Di Canio's side started brightly but were soon behind through a goal from former player Stephane Sessegnon, but Di Canio - who approached frustrated Sunderland supporters at the end of the game and gestured that they should keep their chins up - pinpointed the second-half injury to Steven Fletcher as the turning point.
"We dominated for 20 minutes," Di Canio told Sky Sports. "The first ball in our box results in a goal. A striker alone in front of my goalkeeper.
"Then we tried to come back and created two clear chances. Fletcher then got the injury, and that is the moment we sink."
The Italian did not concentrate on Sessegnon's goal, despite the fall-out surrounding the Benin international's long-protracted move away from the Stadium of Light this summer.
"It's not hard," he said. "We decided to sell, he's just another player. It's a part of the game. You sell players and bring in players."
On Sunderland's poor start to the season, Di Canio highlighted a lack of 'nastiness' and desire from his players.
He added: "It's obvious that we're still not gelled together.
"We don't have many leaders in terms of desire. There's no desire to play with a premier style because it's difficult.
"We need to be more nasty."
Despite the Wearside club's difficult start, Di Canio remains unfazed over questions about his future.
He continued: "We had our chances. We missed our chances. We conceded two very silly goals. It's hard and it's tough, but as a strong man like I am, my head is always up.
"It depends on the players. I hope that they can keep going and gel together, and start scrapping. In this moment it's crucial to get some results."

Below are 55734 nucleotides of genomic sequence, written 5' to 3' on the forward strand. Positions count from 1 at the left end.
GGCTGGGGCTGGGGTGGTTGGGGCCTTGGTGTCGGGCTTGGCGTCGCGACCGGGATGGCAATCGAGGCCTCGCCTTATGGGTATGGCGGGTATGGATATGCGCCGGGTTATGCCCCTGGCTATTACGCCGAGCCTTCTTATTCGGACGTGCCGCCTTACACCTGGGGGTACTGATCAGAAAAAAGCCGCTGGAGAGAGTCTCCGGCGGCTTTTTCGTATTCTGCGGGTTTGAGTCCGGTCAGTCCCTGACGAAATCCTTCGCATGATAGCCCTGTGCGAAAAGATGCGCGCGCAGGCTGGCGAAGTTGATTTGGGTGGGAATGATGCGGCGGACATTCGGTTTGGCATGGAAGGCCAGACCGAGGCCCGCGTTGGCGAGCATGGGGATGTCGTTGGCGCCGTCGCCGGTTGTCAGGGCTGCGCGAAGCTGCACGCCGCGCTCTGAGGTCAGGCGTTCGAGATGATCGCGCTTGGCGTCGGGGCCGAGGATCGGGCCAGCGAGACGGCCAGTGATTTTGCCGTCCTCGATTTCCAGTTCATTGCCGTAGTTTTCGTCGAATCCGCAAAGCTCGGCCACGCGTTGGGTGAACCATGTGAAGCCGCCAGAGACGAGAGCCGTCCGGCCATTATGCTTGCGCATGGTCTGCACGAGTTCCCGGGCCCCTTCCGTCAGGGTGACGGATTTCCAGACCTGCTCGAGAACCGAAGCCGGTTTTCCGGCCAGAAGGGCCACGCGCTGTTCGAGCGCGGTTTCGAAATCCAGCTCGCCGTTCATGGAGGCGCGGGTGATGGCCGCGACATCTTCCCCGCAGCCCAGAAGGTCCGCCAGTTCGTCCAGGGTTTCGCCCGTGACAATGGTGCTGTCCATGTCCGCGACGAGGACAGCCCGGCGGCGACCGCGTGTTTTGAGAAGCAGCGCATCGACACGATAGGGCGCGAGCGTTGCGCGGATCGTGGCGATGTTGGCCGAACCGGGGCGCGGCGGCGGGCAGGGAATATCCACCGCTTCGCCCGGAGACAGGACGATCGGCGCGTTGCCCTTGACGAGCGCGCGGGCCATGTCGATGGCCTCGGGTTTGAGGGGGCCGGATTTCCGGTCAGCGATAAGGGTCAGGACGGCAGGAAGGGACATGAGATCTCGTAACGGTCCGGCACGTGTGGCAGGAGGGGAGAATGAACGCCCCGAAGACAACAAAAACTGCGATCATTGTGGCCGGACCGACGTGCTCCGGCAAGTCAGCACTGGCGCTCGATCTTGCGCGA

Fletcher's second-half injury meant that Sunderland had to carry on in the second half with just 10 men, with the Scotsman worryingly stretchered off.
"Now we send him to the hospital for a proper check," said Di Canio. "There's a problem in his shoulder, so we'll see in the next few hours."
Di Canio accepts he may have a limited amount of time to turn around his side's poor start to the season - but is confident he will.
Di Canio approached frustrated Sunderland supporters at the end of the game and gestured that they should keep their chins up. He received a mixed reaction but appeared determined to show he could withstand any abuse.
The Italian feels that after a summer of hectic transfer activity he needs time for his influence to take effect.
"It is a natural process and it is difficult. We have made many changes, we have 14 new players from many countries.
"It is obvious one day if we keep going lose, lose, lose there will be a natural consequences, not only for Paolo di Canio.
"I don't think they will want to keep Paolo di Canio, they will probably want to change. But I don't think that now.
"Even if you see you are 10th in the table in this league someone can sack you because maybe they expect more.
"It is our job but I am not worried about that. I am worried about the result because obviously we want to deliver different results. I know it's difficult."